Winter pine tree

Blackwing 602 and white colored pencil on Canson Mi Teintes.

The Blackwing 602 is really great on toned paper. I started this with a generic HB, but it just didn’t feel as good, so switched over to the stub of a Blackwing I have with me. The appeal of this was the white sap on this pine tree. I tried to convey it with the white colored pencil.

Historic Church on Blue Paper

  
I saw this church a few weeks ago in Harper’s Ferry and was struck by how bright the white was in the afternoon light. I took some inspiration from Turner and his contemporaries for subject and method and set this small study on blue paper to keep the rest of the image muted and mid-toned and draw all the focus to the accents. There’s something very satisfying about using titanium white on toned paper.

Thanks for reading.

toad in gloomy weather

It’s been a week of gloomy rainy weather, perfect for painting a toad. I found this proud one up in Lakeville.  have been meaning to paint it on pink Canson Mi-Teintes paper for a while. It seems to go well, conveying a late evening hop-about. Having studied this toad for this small sketch, I understand the proud, stubborn, silliness of Mr. Toad from The Wind in the Willows.

 
  

Natural poetry in apparently simple images

I’ve been feeling the need recently to be more deliberate about my painting, more contemplative, maybe, and develop some themes regarding people’s relationships to their places, but I have been so active mentally on other things, that I haven’t really been able to or wanted to focus on close painting studies on a day-to-day basis. Perhaps that will come soon.

In the meantime I am just trying to stay active and try things out. Here’s my Aunt’s dog hearing something disturbing and rising from a nap. I love the effort and contortion he’s going through, just to tell off some small chirping thing. Sometimes there’s natural poetry in apparently simple images, and I don’t need to underlay theory.

I have posted in reverse order from completion back to pencil drawing.

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I May, I Might, I Must

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I May, I Might, I Must

If you will tell me why the fen
appears impassable, I then
will tell you why I think that I
can get across it if I try.

-Marianne Moore

I was up too early today with the dog, so I took the chance to read a little again. I haven’t read much literature recently–instead it’s mostly been research for work–so it was nice to focus on something short. Apart from the short poem above–which is a great motto for any designer–Marianne Moore was not relaxing reading, though, and I was distracted by a small sketch opportunity out the window. I thought the purple flowers hanging from my neighbors porch would look good on cream colored paper, and the shadows were interesting (though I didn’t do them justice). Still, it was nice to work with some structure again.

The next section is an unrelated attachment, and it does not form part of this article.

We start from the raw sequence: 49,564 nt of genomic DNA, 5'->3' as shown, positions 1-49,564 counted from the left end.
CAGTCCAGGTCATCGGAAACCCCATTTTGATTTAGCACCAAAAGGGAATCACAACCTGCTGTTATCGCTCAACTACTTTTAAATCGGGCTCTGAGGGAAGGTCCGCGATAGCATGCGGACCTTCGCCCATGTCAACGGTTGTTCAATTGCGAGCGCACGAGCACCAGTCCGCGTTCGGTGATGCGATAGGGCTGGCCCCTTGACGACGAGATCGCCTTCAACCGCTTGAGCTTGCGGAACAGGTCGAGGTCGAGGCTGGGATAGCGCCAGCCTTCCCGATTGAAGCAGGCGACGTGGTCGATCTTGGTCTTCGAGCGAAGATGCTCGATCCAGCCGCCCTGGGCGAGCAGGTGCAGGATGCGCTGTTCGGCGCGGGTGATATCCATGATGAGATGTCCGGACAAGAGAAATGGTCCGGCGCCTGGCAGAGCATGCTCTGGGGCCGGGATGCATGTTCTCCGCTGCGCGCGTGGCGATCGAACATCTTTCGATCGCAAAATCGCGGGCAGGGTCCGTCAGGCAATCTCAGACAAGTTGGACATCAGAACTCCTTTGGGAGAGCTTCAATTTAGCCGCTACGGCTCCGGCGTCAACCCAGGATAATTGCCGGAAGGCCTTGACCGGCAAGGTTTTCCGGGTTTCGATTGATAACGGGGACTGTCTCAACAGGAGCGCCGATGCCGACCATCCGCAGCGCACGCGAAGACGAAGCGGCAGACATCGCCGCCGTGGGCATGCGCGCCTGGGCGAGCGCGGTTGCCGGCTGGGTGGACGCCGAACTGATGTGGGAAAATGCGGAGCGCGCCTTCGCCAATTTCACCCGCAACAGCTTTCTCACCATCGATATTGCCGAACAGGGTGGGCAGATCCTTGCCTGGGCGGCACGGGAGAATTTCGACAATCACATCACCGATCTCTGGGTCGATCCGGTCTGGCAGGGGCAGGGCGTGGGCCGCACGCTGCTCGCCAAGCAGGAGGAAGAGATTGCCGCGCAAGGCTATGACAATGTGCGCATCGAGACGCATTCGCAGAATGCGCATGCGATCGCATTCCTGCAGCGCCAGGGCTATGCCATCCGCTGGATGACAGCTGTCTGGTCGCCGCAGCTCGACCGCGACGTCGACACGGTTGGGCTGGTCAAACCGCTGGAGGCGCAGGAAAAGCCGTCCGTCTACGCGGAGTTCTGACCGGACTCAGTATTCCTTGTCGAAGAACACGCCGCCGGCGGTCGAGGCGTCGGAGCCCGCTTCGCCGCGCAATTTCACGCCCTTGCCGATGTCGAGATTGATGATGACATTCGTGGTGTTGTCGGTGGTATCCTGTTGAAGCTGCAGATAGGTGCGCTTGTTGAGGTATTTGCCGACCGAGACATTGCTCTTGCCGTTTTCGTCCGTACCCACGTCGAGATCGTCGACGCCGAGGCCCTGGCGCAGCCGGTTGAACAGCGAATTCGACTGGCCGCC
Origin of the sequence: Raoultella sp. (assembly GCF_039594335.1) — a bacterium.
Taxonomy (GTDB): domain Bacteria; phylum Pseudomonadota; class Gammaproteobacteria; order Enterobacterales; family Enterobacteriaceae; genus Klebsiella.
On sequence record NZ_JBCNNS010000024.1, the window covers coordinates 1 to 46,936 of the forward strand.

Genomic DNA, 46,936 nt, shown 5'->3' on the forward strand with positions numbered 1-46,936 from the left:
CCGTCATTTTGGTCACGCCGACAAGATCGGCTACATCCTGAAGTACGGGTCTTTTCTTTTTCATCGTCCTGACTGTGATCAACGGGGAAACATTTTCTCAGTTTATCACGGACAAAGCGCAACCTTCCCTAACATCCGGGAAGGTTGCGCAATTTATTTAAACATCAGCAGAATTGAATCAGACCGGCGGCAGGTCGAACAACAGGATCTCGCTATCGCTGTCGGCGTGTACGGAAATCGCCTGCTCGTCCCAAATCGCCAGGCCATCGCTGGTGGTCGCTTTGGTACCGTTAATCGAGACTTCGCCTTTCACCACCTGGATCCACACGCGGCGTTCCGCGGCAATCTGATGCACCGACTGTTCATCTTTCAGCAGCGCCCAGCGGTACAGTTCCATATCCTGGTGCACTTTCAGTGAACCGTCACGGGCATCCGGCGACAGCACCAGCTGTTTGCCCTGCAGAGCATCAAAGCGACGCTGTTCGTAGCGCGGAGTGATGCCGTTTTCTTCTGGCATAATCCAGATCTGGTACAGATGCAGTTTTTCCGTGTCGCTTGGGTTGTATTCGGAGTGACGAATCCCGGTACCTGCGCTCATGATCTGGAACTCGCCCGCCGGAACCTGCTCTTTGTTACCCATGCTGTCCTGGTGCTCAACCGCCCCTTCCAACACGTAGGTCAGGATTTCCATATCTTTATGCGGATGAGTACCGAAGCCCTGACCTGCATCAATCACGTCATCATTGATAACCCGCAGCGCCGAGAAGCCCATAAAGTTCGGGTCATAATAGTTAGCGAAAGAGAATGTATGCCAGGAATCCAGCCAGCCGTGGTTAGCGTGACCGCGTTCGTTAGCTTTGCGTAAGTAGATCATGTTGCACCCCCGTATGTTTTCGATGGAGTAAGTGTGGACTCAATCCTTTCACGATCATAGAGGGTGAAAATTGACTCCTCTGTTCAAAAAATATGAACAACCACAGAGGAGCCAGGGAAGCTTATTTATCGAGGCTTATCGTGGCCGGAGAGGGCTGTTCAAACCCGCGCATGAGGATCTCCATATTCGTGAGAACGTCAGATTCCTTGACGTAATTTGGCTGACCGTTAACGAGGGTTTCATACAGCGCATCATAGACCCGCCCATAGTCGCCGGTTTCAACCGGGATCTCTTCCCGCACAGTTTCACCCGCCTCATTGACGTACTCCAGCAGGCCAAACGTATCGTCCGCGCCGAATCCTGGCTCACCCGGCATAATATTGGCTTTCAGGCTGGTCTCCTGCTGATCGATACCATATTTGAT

Thanks for reading.

Regular evening clouds

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On my way home from work the past couple weeks the sky has gotten stormy around 6 pm. I’ve been looking at this view every night as I turn off the main road to get back to my neighborhood. There seems to be some expanse between the parkway and the river that used to be the residence of someone important (or at least landed) a couple hundred years ago. You can just see the chimney of one of the houses.

I did this rough sketch on toned paper from memory. I used some white prismacolor pencil for some highlights and tree branches. I think I will try some colored pencil more with watercolor for these studies. It seems to have worked out well here. This scene is appealing for some reason. I may be able to work out a better variation with a little more care.

Thanks for reading.

Sunset on Blue Paper

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I’ve been looking again at Turner and at Hercules Brabazon Brabazon. I like their work on toned paper. I’ve also been looking back at pastel artist Loriann Signori’s blog. She does a lot of 6×6 studies of light and skies. I really like the way she works with all the colors and values, so I wanted to see what I could with watercolor on toned paper. I cut a sheet of Canson Mi-Teintes light blue paper and drew out this composition. I liked the depth established by the crossing power lines and the brilliance of the sun on the horizon.

Working on pastel paper is tough because it stays wet for longer than I am used to and buckles. I thought toned paper would lead to more efficient sketching–and perhaps it does when used for more suitable paintings where much of the paper is left untouched or touched less. The other key is to not work with very wet brushes. Washes on this are not the same as on watercolor paper. All in all a fun challenge with good results.

I started by painting the light with titanium white gouache. While that was drying I started putting in the magenta clouds at the top. Then I laid in the bottom ground. I worked in the yellow light next, leaving space for more white gouache for the brightest sun. I worked in more clouds throughout. Finically I painted the utility poles and wires.

I think I will do this more, especially on location once the weather gets better. I toned a 12×16 sheet of 300lb arches paper a grey blue. When that dries I will cut if down to four 6×8 sheets for sketching. That surface will be more familiar to work on, though there is something pleasant about the pastel paper.

Thanks for reading.

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